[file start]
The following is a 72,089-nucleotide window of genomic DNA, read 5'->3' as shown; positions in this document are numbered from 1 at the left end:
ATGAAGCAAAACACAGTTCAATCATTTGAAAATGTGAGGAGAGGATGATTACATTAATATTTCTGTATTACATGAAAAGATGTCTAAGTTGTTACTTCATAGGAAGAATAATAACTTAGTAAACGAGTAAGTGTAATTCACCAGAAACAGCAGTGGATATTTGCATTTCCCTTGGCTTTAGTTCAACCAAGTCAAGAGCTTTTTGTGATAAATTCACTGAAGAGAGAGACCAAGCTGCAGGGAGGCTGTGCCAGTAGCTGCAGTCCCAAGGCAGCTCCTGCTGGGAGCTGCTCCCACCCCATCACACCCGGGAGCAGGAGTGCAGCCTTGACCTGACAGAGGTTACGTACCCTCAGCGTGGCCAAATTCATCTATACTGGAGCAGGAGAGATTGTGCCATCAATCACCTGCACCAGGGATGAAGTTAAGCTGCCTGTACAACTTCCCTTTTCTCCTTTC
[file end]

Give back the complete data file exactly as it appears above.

The following is a 72,089-nucleotide window of genomic DNA, read 5'->3' as shown; positions in this document are numbered from 1 at the left end:
ATGAAGCAAAACACAGTTCAATCATTTGAAAATGTGAGGAGAGGATGATTACATTAATATTTCTGTATTACATGAAAAGATGTCTAAGTTGTTACTTCATAGGAAGAATAATAACTTAGTAAACGAGTAAGTGTAATTCACCAGAAACAGCAGTGGATATTTGCATTTCCCTTGGCTTTAGTTCAACCAAGTCAAGAGCTTTTTGTGATAAATTCACTGAAGAGAGAGACCAAGCTGCAGGGAGGCTGTGCCAGTAGCTGCAGTCCCAAGGCAGCTCCTGCTGGGAGCTGCTCCCACCCCATCACACCCGGGAGCAGGAGTGCAGCCTTGACCTGACAGAGGTTACGTACCCTCAGCGTGGCCAAATTCATCTATACTGGAGCAGGAGAGATTGTGCCATCAATCACCTGCACCAGGGATGAAGTTAAGCTGCCTGTACAACTTCCCTTTTCTCCTTTC